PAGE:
During the course of designing a site, one critical question will come up early in the process: do you want to use an adaptive design or a responsive design? In the end, what is most important is that you deliver a quality experience for each of your visitors, regardless of how they’re reaching your site.

In terms of layout, website design used to be a fairly straightforward approach with relatively few variables to plan for. Sites were typically accessed from desktop or laptop computers, monitor sizes and proportions were fairly standard, and there were only a few browsers on the market.  For the most part, one design would work reasonably well across the board. Today, however, visitors access the web using myriad different devices – desktops, laptops, tablets, smartphones, gaming consoles and televisions. Creating a single design that looks good on every device is simply impossible, making it necessary to come up with a strategy to optimize the site based on the user’s individual needs.

Adaptive Design

The first approach came in the form of Adaptive Design, and in fact this method is often favored simply because it has been around the longest and is familiar.  Simply put, adaptive design adapts the format of the website to fit a predetermined set of screen sizes. AWD detects the screen size based on the type of device that the visitor is using, and applies the appropriate formatting through scripting, typically via CSS and JavaScript.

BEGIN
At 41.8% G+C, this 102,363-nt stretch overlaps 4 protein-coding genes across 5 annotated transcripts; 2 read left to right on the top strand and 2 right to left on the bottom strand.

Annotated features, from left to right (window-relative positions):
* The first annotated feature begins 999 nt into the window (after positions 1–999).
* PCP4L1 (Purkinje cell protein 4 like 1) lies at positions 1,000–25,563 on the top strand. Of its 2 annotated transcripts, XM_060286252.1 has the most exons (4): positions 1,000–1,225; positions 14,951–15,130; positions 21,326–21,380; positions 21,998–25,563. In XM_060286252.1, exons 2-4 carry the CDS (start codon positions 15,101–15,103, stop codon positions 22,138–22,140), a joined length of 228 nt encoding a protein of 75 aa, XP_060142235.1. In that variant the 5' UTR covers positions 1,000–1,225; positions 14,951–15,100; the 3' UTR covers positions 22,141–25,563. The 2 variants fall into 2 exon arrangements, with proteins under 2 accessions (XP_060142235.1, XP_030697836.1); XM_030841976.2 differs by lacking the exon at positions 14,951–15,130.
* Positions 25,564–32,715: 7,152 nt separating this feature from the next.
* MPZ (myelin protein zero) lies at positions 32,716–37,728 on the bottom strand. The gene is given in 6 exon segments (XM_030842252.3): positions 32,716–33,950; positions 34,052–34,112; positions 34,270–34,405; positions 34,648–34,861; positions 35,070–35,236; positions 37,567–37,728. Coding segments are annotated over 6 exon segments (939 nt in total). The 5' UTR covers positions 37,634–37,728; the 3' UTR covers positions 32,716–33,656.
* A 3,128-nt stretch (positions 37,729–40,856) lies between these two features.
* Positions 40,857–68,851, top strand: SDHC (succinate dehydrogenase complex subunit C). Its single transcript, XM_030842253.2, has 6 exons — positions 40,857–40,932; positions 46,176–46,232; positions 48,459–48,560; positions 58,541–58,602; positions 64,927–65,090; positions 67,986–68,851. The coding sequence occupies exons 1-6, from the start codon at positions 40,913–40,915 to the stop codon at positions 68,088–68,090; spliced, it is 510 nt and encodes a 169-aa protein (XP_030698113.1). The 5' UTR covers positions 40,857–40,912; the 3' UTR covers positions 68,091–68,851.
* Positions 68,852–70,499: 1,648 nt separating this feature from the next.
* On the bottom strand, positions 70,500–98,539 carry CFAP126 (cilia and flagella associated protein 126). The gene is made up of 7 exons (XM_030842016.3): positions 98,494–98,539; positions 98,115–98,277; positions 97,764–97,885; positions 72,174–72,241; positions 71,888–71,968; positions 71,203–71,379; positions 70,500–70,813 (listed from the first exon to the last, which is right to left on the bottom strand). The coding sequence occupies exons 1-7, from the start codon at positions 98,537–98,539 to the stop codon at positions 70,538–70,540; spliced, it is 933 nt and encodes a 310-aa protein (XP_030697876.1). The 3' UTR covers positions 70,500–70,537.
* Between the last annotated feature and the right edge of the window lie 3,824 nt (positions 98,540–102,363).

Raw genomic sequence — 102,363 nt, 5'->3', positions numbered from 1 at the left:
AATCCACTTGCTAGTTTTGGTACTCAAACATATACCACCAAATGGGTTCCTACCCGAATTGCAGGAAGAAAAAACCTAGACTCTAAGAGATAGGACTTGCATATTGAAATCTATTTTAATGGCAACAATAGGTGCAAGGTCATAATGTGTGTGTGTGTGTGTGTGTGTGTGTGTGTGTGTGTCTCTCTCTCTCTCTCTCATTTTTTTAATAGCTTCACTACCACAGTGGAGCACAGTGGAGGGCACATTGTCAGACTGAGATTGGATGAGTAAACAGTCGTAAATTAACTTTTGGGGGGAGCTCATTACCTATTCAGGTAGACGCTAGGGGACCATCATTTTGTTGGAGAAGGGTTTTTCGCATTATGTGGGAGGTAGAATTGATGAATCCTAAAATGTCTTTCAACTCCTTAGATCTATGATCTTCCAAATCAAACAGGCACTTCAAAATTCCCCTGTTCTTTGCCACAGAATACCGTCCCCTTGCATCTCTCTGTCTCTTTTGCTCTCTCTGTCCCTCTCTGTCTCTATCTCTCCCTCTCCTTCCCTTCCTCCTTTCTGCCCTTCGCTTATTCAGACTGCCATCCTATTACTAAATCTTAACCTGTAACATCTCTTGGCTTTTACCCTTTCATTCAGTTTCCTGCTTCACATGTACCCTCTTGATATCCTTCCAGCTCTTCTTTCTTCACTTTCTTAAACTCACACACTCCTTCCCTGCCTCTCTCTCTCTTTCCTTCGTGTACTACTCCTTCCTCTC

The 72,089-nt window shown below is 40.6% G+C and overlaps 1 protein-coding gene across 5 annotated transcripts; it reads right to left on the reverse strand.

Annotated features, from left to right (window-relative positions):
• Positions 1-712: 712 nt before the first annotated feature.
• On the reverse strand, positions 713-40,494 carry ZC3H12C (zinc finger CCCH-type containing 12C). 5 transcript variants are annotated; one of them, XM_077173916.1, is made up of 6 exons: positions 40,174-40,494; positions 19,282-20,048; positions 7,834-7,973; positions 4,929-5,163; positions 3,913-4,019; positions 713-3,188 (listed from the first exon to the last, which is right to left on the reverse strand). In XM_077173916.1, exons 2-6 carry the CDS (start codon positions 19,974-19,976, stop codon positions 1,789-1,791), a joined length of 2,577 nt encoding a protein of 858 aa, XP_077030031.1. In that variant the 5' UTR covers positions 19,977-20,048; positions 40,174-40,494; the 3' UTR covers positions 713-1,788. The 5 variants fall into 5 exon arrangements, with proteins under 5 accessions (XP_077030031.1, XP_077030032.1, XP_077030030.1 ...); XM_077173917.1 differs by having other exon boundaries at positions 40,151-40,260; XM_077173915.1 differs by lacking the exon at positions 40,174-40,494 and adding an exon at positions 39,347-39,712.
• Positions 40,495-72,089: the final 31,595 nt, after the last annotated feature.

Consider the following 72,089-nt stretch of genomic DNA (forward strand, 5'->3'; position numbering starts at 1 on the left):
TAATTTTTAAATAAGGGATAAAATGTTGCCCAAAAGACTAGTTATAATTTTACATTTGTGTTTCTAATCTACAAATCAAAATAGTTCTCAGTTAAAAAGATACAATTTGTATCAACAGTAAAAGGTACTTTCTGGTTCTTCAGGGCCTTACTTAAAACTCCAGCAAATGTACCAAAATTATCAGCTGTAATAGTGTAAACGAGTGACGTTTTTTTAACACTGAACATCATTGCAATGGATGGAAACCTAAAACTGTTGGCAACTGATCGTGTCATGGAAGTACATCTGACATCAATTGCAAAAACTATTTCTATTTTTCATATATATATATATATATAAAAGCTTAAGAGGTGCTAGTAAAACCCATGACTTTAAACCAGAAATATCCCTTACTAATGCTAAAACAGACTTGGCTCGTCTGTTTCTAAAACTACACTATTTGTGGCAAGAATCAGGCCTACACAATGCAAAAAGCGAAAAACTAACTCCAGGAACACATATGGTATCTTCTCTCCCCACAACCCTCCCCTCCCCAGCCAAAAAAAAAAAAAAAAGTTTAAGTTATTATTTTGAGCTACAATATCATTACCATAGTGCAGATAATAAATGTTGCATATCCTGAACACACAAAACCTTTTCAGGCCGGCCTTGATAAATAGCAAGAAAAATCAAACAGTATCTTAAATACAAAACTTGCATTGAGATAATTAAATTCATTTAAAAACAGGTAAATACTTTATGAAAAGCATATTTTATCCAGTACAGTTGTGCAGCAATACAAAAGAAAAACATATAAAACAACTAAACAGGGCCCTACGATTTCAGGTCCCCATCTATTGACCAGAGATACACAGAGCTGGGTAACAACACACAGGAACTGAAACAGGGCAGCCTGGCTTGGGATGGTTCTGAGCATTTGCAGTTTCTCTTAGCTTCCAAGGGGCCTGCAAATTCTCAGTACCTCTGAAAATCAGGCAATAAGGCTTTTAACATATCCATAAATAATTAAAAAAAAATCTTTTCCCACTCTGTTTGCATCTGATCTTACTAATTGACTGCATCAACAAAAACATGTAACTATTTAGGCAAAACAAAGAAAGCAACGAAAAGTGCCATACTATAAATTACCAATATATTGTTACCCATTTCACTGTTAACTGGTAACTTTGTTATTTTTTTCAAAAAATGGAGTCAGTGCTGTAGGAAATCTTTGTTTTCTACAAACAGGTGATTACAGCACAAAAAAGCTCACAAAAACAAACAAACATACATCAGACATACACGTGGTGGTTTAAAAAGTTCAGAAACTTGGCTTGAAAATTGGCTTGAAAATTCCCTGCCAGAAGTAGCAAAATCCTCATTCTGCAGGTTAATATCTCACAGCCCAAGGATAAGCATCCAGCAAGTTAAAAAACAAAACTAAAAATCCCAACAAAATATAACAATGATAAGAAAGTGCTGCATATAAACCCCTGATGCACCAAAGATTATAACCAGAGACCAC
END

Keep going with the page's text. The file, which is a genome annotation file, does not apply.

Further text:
Adaptive design has clear strengths and weaknesses. It is a more straightforward implementation, typically requiring less coding. It can also be coded to take place server-side, meaning all the work is done before the page is delivered to the client, which can streamline the user experience.  However, adaptive design is based strictly on device screen size, and does not take into account the actual window size that the visitor is using. Additionally, users accessing the site from a device that has not been accounted for may end up with a subpar viewing experience.

Responsive Design

Responsive design, on the other hand, does the adjustment on the client-side, which means the device itself is doing the processing work, which may result in slower loading times. The benefit of client-side processing, however, is that sites developed using Responsive Design can adjust to each user’s specific viewing conditions, based not only on device screen size, but on factors such as browser window size and even device orientation.  These changes take place on the fly – as you resize the window in a site with Responsive Design, you’ll see the screen continually adjusting and redrawing to present the content in the  most optimal way.

This versatility and flexibility is a key reason why Responsive Design has become the new standard in website design. While there may be instances where an Adaptive Design approach makes the most sense, in most cases, Responsive Design gives the best assurance that your visitors will see your site the way you want them to.

Not Sure Which Design You Need? Call Us!

When you’re optimizing your site for your users, it’s important to take this question under serious consideration. In our experience, the vast majority of sites will benefit from a Responsive Design approach over Adaptive Design, but if you’d like to review your particular site’s needs in more detail, we’d be happy to discuss your options.